Gary James' Interview With Jimmy Greenspoon of
Three Dog Night
Three Dog Night was one of the most successful rock groups of all time. They accumulated 12 Gold albums, 7 Gold singles, 2 Grammy nominations, 3 number one songs, 22 Top 40 singles, and became one of the Top 10 largest grossing groups in rock and roll history.
Jimmy Greenspoon played keyboards for Three Dog Night. He joined the group when he was just 19. By the time he was 20, Jimmy had earned over a million dollars, owned a three-story house high in Hollywood Hills, complete with a swimming pool and an indoor elevator and paid cash for two Mercedes Benz.
Jimmy's life came crashing down all around him when his $500 a day heroin habit caught up with him. It almost ended his musical career. Jimmy wrote his autobiography titled "One Is The Loneliest Number. (Pharos Books)
We spoke with Jimmy about the people he's known, Three Dog Night, his life then and his life today.
Q - Jimmy, you wrote "One drink, one line, one pill was never enough for me." Why do you think some people become addicted and other people don't?
A - I have an addictive personality. Whether it's sex, food, music, drugs or spending money. A lot of people have addictive personalities. Medical research says addiction is actually in the genes. It's like you're born with it.
Q - You still play keyboards with Three Dog Night, don't you?
A - Correct.
Q - How many dates a year do you perform and where do you perform?
A - All over the place. Usually, we'll go out in mid to late June and do like 3 months straight of dates, and then the rest of the year we're doing weekends or corporate parties like IBM or Merrill Lynch. A lot of major groups are doing private parties like The Beach Boys. Merrill Lynch sent us to the Bahamas, all expenses paid, to do one show for a week. We went to Hawaii for Firestone. That kind of subsidizes the off time with a little paid vacation and sun. Last time we went out with a nice little 70s package of us, Steppenwolf and Dave Mason, and played some big outdoor venues. We actually did better than most of the major established groups out there who were cancelling shows right and left. We also lowered the ticket price down to $10, $12. Promoters were screaming and yelling "You can't lower the ticket prices to $10, we'll lose money!" We said "Hey, do you wanna have 2000 people at $30 a head or do you wanna have 20,000 people at $10 a head?" Figure it out. After they got 19,000 people in one place, they more than made up for it with parking concessions. In the summertime, we'll do big outdoor venues and State Fairs.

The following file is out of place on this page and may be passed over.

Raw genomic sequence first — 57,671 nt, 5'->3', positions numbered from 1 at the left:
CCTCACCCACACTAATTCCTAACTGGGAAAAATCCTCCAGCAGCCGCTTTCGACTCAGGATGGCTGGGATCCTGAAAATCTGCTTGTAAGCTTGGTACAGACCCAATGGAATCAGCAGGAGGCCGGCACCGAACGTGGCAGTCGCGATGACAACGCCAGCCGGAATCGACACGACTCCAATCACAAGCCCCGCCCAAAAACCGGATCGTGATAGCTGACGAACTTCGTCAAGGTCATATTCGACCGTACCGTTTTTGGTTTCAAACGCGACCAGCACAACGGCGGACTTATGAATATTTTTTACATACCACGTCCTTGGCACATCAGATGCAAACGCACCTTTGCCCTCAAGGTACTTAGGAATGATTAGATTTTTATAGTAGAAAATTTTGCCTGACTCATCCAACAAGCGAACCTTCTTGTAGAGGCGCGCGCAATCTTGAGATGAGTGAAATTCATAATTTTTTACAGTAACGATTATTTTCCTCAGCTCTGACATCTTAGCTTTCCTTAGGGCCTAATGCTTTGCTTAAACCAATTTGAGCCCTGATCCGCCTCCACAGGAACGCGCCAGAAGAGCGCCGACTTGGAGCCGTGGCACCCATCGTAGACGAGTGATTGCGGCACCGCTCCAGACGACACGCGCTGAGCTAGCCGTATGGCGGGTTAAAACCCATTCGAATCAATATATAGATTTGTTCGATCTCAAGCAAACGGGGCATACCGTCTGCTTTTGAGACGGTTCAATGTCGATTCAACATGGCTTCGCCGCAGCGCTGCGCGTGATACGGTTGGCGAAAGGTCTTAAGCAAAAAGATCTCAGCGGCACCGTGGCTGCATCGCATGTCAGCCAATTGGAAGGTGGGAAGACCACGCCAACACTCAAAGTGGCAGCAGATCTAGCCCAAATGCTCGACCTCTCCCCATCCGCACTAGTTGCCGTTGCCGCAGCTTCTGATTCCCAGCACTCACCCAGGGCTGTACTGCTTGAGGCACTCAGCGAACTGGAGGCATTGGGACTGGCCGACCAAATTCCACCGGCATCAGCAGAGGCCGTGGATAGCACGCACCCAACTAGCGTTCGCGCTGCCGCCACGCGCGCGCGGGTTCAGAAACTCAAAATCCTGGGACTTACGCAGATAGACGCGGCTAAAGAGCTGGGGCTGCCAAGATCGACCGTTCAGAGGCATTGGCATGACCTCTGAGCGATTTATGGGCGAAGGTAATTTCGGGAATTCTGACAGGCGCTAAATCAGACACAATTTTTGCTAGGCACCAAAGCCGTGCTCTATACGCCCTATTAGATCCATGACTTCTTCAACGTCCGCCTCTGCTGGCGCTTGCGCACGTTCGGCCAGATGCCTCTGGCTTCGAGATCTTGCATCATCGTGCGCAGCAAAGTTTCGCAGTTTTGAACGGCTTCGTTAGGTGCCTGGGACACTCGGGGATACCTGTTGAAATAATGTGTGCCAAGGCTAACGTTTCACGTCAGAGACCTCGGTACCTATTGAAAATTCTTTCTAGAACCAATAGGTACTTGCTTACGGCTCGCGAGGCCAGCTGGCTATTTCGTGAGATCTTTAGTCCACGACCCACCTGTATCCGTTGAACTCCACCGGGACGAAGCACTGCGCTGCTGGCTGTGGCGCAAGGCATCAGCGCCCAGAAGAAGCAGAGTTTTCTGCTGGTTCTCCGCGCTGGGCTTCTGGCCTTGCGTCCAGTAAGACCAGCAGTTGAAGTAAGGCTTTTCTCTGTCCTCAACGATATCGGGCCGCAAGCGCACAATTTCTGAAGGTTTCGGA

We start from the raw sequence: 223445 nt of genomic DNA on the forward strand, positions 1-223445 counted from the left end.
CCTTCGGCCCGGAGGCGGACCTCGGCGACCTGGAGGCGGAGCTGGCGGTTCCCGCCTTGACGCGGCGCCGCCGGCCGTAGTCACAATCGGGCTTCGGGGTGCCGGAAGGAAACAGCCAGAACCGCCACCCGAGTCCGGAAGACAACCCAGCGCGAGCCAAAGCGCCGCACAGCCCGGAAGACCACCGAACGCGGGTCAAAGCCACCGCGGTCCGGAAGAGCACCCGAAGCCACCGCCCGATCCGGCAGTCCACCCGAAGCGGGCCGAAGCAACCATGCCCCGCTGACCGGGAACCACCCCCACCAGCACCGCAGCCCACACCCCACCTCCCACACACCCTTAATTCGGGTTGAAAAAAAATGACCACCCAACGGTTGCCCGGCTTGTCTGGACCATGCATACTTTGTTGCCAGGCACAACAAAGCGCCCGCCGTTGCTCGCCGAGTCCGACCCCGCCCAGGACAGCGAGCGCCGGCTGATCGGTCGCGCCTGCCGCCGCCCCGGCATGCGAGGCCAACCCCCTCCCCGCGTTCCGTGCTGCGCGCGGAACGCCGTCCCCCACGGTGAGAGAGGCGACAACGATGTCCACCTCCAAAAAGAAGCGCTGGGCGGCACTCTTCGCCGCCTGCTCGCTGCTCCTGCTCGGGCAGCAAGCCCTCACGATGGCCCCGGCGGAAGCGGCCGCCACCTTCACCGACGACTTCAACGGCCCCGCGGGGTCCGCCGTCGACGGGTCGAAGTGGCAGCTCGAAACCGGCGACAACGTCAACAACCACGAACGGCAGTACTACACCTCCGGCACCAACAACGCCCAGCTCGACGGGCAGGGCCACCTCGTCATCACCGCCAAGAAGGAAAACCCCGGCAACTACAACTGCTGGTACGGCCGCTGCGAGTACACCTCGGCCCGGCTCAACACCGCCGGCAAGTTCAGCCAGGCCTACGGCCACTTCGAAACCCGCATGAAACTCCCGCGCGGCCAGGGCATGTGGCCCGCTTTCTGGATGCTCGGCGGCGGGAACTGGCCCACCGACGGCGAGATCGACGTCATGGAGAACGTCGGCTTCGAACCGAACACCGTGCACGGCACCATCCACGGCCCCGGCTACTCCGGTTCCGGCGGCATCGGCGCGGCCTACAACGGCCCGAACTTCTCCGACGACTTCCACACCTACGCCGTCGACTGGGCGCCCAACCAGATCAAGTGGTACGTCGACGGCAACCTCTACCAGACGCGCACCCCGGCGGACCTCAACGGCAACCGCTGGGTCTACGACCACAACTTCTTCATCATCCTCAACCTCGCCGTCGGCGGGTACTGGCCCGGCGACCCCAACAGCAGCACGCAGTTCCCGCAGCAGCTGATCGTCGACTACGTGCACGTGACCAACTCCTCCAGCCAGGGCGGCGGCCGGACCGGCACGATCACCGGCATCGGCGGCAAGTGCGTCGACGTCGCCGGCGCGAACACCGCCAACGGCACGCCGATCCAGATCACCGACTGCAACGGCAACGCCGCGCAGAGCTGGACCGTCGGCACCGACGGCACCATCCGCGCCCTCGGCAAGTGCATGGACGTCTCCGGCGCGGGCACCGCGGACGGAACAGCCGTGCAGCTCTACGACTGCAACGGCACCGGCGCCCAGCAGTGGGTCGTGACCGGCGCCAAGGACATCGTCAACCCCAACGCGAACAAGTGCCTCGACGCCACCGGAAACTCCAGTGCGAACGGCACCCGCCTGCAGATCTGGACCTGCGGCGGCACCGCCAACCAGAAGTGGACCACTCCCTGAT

Q - Do you have any new material out?
A - No. Basically our last album was in 1976. I won't even call "It's A Jungle" EP a record project, 'cause that was one of the best kept secrets known to man and that was in '83. We still sell over 500,000 units a year, and all that stuff that M.C.A. re-releases.
Q - They play your songs on the radio all the time.
A - It helps pay off ex-wives.
Q - What was your reason for writing the autobiography?
A - Money to pay off the ex-wife. No...
Q - You used that answer before.
A - Yeah, I have. Just to prove that I could do it and get it out. And, to help some people and let them know about my problems. I think there are a lot of fans out there. They wanted to find out some tidbits about Three Dog Night, how we formed, and how we picked certain songs. A lot of my friends already knew my problems, but, not to the extent that came out in the book. So, I wanted people to know I wasn't this perfect, wonderful person. It could happen to anybody, but, you could take it two ways. You can ruin your life completely and never get out of it and die, or turn it around and make something useful out of yourself. It's kind of like a how not to do it manual. I was keeping diaries and journals for a long time and my wife said "C'mon, you can write a book." I said "Give me a break. I'm a musician, not an author." The point being, you can do anything in life if you want to, if you just try hard enough.
Q - Who do you know that came up around the same time that you did, that held on to their money and didn't have a problem with drugs? Give me some names.